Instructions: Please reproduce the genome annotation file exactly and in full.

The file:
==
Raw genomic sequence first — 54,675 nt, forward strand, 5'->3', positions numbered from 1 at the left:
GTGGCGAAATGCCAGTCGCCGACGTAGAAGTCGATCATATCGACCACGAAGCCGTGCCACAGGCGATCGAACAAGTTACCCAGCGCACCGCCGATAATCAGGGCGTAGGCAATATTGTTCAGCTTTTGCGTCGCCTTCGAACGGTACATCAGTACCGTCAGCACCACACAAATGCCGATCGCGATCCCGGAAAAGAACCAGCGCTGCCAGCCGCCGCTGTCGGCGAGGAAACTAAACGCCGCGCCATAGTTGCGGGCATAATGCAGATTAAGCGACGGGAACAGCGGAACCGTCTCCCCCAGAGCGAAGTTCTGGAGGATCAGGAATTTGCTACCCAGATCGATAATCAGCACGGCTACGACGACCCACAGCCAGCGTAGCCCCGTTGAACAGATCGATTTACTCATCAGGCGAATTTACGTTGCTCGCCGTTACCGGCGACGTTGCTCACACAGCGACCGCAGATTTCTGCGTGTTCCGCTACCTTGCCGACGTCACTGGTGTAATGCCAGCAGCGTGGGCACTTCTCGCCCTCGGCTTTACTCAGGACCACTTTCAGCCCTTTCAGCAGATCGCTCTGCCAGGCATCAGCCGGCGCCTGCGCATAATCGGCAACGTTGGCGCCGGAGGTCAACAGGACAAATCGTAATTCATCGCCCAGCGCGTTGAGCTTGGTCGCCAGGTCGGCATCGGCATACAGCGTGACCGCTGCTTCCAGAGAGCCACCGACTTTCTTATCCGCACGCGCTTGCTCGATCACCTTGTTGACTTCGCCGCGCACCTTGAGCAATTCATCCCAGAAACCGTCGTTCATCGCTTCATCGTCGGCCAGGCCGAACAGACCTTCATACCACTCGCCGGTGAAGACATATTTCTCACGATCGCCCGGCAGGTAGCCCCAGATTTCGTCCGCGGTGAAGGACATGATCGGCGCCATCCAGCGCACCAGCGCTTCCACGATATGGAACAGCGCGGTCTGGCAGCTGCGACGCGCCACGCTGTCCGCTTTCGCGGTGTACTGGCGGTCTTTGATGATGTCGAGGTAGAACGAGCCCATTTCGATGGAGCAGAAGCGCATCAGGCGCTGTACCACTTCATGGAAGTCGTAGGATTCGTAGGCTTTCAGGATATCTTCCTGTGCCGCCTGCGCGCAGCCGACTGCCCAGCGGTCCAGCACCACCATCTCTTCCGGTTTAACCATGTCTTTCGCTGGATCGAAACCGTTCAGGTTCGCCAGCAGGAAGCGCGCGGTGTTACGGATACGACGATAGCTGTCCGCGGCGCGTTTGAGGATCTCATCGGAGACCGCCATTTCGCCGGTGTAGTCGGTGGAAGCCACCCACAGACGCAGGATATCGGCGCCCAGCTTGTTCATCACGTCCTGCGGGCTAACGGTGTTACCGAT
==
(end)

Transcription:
Raw genomic sequence first — 54,675 nt, forward strand, 5'->3', positions numbered from 1 at the left:
GTGGCGAAATGCCAGTCGCCGACGTAGAAGTCGATCATATCGACCACGAAGCCGTGCCACAGGCGATCGAACAAGTTACCCAGCGCACCGCCGATAATCAGGGCGTAGGCAATATTGTTCAGCTTTTGCGTCGCCTTCGAACGGTACATCAGTACCGTCAGCACCACACAAATGCCGATCGCGATCCCGGAAAAGAACCAGCGCTGCCAGCCGCCGCTGTCGGCGAGGAAACTAAACGCCGCGCCATAGTTGCGGGCATAATGCAGATTAAGCGACGGGAACAGCGGAACCGTCTCCCCCAGAGCGAAGTTCTGGAGGATCAGGAATTTGCTACCCAGATCGATAATCAGCACGGCTACGACGACCCACAGCCAGCGTAGCCCCGTTGAACAGATCGATTTACTCATCAGGCGAATTTACGTTGCTCGCCGTTACCGGCGACGTTGCTCACACAGCGACCGCAGATTTCTGCGTGTTCCGCTACCTTGCCGACGTCACTGGTGTAATGCCAGCAGCGTGGGCACTTCTCGCCCTCGGCTTTACTCAGGACCACTTTCAGCCCTTTCAGCAGATCGCTCTGCCAGGCATCAGCCGGCGCCTGCGCATAATCGGCAACGTTGGCGCCGGAGGTCAACAGGACAAATCGTAATTCATCGCCCAGCGCGTTGAGCTTGGTCGCCAGGTCGGCATCGGCATACAGCGTGACCGCTGCTTCCAGAGAGCCACCGACTTTCTTATCCGCACGCGCTTGCTCGATCACCTTGTTGACTTCGCCGCGCACCTTGAGCAATTCATCCCAGAAACCGTCGTTCATCGCTTCATCGTCGGCCAGGCCGAACAGACCTTCATACCACTCGCCGGTGAAGACATATTTCTCACGATCGCCCGGCAGGTAGCCCCAGATTTCGTCCGCGGTGAAGGACATGATCGGCGCCATCCAGCGCACCAGCGCTTCCACGATATGGAACAGCGCGGTCTGGCAGCTGCGACGCGCCACGCTGTCCGCTTTCGCGGTGTACTGGCGGTCTTTGATGATGTCGAGGTAGAACGAGCCCATTTCGATGGAGCAGAAGCGCATCAGGCGCTGTACCACTTCATGGAAGTCGTAGGATTCGTAGGCTTTCAGGATATCTTCCTGTGCCGCCTGCGCGCAGCCGACTGCCCAGCGGTCCAGCACCACCATCTCTTCCGGTTTAACCATGTCTTTCGCTGGATCGAAACCGTTCAGGTTCGCCAGCAGGAAGCGCGCGGTGTTACGGATACGACGATAGCTGTCCGCGGCGCGTTTGAGGATCTCATCGGAGACCGCCATTTCGCCGGTGTAGTCGGTGGAAGCCACCCACAGACGCAGGATATCGGCGCCCAGCTTGTTCATCACGTCCTGCGGGCTAACGGTGTTACCGAT